I haven't exactly chosen to read any books in the inspirational teacher genre, but I do declare this one to be a nicely successful one. While the way race becomes a part of everyone's story, in the way of the recent film Crash, is perhaps a little forced, and a little over-bearing at times (when can we get over the fact that non-white people can be racist as well?), the result of that is the linguistic thrust of the story, which serves as the unique selling point. Dubbing the quick-to-diss rap-talk of his pupils Choklish, Tony teaches them the results of that and RP, but thankfully never appears to be giving us a lesson. Of course, he has lessons to take on board as well, with his bride-to-be, his new (temporary? Huh!) job, and more.
The language side of things, which would be quite laughable if the writing were not fully engaging, is furthered by some of Tony's speech, plus that of his mother, the family friend, and all the class-mates, delivered in a phonetic way – Choklish as it is spelled. Hence (to quote at random) wait'n fuh h'uh ta open na doh is clearly waiting for her to open the door. This might slow some of the reading down a little, and were it to be spoken aloud by an English reader would be insultingly badly accented (I know, I tried).
I think that if you choose to read this book you will get what is to some point a slightly predictable read, but one superior to many other options. To my taste, at least, the linguistic side of the lessons is a lot more sympathetically appealing than the usual cinematic tropes of school-age drugs, dancing, gang violence, and what have you that similar works provide. There are suggestions (in the peculiar publisher's bit about the book being discounted for bulk, educational purchases, and in the author's website) of this being some educative, semi-autobiographical book, but again the preaching is kept to a rank minimum. The class as a collective is a stereotype, with far too many hard-to-discern pupils, but is given a strong and novel voice through Choklish, and the leads, to repeat, are interesting, strong and rounded characters.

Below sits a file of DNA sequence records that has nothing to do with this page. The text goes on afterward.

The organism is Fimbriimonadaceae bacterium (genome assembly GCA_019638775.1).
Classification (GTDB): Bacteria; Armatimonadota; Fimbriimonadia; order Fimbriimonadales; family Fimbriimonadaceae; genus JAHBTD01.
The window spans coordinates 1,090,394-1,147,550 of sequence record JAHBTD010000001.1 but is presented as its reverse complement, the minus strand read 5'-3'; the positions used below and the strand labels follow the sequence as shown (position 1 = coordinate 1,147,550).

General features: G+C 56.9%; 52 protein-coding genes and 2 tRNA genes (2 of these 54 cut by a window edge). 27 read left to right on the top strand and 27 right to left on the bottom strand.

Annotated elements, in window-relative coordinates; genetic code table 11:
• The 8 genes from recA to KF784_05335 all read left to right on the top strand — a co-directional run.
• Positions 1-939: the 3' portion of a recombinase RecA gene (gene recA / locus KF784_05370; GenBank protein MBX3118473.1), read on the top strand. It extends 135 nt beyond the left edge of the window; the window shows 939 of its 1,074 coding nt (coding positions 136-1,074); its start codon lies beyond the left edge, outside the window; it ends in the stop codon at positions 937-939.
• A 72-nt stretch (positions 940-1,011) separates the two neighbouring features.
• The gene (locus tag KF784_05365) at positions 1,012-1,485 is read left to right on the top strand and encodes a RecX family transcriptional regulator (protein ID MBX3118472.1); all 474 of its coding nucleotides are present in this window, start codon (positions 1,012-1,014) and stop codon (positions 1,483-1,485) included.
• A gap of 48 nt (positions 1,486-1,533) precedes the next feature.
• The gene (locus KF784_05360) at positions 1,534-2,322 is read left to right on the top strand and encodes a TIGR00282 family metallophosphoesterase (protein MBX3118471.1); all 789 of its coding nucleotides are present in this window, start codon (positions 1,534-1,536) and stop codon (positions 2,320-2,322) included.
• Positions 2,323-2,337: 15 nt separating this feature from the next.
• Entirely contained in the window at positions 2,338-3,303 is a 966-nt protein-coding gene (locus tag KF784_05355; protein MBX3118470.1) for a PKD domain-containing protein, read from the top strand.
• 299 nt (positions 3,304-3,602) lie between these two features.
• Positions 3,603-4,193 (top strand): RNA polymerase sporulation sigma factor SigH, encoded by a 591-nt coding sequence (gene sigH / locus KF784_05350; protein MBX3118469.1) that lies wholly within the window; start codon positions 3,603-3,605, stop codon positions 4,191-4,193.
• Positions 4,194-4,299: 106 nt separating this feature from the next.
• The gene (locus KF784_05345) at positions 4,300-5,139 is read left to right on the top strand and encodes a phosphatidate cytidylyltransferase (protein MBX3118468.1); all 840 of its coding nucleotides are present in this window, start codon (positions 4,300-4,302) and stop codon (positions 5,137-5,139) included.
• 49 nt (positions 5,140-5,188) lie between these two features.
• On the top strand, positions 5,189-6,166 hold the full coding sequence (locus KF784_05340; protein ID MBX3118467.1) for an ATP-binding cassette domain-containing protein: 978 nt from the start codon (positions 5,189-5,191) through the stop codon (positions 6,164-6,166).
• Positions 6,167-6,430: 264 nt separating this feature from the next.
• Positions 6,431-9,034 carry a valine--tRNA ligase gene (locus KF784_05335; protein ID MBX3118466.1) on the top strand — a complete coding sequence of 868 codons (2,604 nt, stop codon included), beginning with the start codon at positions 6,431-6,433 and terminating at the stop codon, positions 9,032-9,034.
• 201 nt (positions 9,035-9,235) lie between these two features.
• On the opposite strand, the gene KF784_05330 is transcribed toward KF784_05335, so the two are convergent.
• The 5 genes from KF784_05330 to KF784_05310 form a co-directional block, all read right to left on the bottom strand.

Also, I don't think the book is only for the more literary reader, or those interested in linguistics, race and educational issues. It serves just as much as an entertainment as an issue book. While slightly dated in feel on occasion (especially regarding computer games) it is a current book, of some import. The only hindrances it has are a minor way of the inevitable about it, and the several cultural differences between it and us in the UK (and I certainly don't recognise the type of school herein, from the 300+ I have worked for over the last four years). That might be its biggest hurdle – the shrugging admission that the USA will never speak English correctly, so why read what only boils down to a confirmation of that fact?
So what has it teached me? That I can be entertained by such a book, and that this volume is worthy of a Bookbag recommendation. Our thanks to the author for sending us a copy to read. I might just search out that famed black authoress this book mentions, Tony Morrison, too. D'oh!